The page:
“Digital printing offers many advantages over analog technology,” agrees Krzywicki. He says benefits of digital direct to fabric are in many ways similar to those in other printing markets. “For example, the ability to better serve shorter runs jobs more efficiently with minimal setup time and cost, the ability to print new types of high detail designs, and less space required to house equipment.”
Krzywicki admits that despite this, a majority of the global market continues to print using analog technology. “However, as in other digital print applications, there is a growing demand for digital. Cutting and sewing of garments remains primarily manual due to low labor costs in the countries that are leaders in apparel production.”
Migration is happening, and Ingraham sees many companies moving some or all of their textile print production to digital in an effort to reduce power, water, and space requirements. “For bespoke applications, digital textile printing offers shorter setup times and reduces material needs to produce very short printing runs. Digital printing offers the ability to print photo images and continuous tone images.”
Time and money savings remain the biggest advantages of going from analog processes like screen printing to a digital direct-to-textile process. “Depending on the equipment, the setup cost can arguably be less as well as the ability to drive the per piece cost down significantly on custom or one-off work,” offers Simmering.
“While digital printing of textiles continues to increase, analog printing with flat and rotary screens remain the dominant printing method,” summarizes Ingraham.
So why hasn’t everyone migrated all processes to digital, considering the advantages?
“One concern is that digital printing systems go obsolete much faster than analog printers,” points out Ingraham. However, he stresses that digital printing provides advantages in terms of power and in the case of dye-sub and pigment printing reduces water consumption and extensive post processing.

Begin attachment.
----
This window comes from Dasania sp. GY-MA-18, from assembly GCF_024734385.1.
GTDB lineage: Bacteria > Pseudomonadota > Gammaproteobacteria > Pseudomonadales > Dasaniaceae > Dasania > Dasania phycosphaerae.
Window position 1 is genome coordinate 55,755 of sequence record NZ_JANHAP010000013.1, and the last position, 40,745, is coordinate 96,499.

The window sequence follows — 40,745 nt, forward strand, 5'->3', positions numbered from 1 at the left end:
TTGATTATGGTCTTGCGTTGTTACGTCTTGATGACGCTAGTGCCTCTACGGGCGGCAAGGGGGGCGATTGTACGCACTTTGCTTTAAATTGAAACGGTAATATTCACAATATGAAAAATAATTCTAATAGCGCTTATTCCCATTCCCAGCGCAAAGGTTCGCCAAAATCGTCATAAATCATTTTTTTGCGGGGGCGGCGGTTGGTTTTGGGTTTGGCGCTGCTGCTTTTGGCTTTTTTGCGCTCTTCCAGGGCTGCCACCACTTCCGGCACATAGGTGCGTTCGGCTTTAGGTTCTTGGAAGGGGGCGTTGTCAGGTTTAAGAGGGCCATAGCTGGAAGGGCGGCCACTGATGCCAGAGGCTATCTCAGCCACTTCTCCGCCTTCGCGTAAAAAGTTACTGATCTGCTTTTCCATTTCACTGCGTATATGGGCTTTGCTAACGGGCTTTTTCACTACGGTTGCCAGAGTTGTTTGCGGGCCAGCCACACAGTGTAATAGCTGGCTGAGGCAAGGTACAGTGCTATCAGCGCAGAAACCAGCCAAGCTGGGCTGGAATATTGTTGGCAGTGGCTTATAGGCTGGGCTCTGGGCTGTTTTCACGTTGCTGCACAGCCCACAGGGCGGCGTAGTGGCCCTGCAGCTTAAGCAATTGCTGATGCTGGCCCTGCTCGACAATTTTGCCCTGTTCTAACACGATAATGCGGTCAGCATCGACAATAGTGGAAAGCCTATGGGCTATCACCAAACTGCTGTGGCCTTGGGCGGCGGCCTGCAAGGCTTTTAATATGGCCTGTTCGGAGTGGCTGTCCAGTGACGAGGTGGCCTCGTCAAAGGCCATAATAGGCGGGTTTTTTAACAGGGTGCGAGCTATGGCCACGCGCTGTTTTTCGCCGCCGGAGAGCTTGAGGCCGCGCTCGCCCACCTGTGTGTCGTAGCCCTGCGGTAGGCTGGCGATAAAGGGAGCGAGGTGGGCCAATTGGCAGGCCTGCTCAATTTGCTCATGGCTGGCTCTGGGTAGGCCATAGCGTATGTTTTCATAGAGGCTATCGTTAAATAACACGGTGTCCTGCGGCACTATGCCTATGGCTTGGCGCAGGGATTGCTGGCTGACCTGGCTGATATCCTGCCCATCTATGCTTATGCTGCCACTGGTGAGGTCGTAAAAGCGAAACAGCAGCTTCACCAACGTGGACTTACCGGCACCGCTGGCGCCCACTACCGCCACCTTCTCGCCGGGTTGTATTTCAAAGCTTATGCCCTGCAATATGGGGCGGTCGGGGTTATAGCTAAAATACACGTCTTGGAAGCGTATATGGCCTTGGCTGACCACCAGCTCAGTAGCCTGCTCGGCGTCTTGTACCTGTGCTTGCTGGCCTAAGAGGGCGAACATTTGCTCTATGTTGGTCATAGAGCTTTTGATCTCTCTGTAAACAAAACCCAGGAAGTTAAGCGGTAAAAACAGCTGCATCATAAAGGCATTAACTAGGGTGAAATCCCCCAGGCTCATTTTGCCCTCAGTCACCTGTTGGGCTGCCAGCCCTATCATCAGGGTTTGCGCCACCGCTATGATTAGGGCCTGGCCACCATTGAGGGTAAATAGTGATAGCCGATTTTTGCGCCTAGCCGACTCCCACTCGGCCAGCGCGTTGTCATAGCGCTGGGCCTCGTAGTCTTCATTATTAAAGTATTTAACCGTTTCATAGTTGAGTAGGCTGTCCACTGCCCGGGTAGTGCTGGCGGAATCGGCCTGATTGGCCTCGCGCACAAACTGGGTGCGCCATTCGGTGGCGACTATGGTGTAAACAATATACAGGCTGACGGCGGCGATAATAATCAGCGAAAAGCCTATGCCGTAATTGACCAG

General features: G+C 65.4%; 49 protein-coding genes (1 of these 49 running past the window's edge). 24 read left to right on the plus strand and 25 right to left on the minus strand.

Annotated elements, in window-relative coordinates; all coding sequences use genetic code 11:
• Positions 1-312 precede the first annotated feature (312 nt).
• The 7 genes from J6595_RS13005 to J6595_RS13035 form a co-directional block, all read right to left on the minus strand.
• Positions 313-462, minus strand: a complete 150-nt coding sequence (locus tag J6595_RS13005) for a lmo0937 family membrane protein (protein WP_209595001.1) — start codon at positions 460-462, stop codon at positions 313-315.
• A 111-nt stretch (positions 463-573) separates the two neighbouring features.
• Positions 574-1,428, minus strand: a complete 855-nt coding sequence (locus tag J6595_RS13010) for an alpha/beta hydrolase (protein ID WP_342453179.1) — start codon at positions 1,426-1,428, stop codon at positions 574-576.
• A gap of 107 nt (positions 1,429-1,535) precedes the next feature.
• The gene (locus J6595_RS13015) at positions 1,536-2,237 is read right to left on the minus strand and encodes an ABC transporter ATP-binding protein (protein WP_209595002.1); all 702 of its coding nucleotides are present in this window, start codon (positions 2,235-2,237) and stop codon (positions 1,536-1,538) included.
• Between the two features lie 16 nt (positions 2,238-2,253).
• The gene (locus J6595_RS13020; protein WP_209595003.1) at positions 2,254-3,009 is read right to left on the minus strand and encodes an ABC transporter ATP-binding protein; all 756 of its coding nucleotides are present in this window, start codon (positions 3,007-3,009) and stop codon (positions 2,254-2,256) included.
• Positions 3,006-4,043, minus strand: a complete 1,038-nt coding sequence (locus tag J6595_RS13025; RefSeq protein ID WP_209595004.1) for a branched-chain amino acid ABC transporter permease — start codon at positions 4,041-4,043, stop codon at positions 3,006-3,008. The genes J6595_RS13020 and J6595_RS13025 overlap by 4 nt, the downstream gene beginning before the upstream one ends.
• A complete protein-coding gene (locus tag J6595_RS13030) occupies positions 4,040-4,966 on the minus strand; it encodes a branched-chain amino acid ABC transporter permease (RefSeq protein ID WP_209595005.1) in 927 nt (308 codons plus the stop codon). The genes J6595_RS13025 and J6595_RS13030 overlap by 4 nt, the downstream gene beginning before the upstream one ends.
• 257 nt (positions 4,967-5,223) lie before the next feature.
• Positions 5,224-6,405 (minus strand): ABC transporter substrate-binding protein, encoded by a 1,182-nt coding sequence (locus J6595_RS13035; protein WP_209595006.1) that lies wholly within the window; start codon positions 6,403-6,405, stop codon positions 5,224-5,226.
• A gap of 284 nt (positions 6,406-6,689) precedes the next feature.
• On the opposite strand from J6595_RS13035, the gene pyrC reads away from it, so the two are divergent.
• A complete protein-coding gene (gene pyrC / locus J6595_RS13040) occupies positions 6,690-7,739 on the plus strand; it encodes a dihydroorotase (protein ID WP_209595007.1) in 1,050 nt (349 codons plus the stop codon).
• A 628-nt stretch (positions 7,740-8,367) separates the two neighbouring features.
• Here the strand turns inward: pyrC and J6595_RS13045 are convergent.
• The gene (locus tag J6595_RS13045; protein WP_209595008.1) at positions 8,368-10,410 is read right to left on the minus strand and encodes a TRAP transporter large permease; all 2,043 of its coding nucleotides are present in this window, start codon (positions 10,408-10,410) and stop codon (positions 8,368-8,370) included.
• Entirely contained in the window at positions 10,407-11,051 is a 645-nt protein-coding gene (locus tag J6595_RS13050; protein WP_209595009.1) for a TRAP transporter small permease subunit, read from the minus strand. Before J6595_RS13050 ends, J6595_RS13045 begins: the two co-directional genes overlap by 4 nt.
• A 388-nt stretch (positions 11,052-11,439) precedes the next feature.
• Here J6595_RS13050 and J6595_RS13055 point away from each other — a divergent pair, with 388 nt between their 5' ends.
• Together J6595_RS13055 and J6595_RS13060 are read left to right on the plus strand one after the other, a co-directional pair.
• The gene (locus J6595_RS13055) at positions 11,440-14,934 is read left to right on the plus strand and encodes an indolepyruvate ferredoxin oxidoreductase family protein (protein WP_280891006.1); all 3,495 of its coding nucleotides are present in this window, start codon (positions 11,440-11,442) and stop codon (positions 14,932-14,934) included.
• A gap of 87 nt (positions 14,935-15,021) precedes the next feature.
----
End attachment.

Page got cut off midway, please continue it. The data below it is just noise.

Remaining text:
“There tends to be a resistance to change when it comes to ‘the way we’ve always done it,’” adds Simmering. While he admits there is a fairly significant learning curve transitioning to digital printing, once that hurdle is jumped the pure versatility and productive capability of digital far exceeds an analog system.
Krzywicki feels that digital print offers an opportunity for North American print shops to regain some volume outsourced to other global locations. “Comparatively, the high labor costs required to convert the roll of fabric to the garment remains an issue for companies to adopt a local, fully digital/automated garment production solution. Manufacturers may be swayed by a desire to better control inventory and supply chain issues as well as consumer demands for improvements in sustainability and worker safety.”
“For many companies that already have analog print systems such as rotary screen presses, the challenge is the capital investment required to bring a digital system online,” notes Syverson.
However, he feels the long-term advantages of a production-level digital system can easily offset the capital expense when factoring in speed to market, ease of product changeover, savings in producing and storing screens, labor to run the device, and sampling.
Direct to Textile
Garment production benefits from the advantages offered by digital, direct-to-textile printing, including the versatility and flexibility to cost-effectively produce customer work demanded by clients.
Sep2022, Digital Output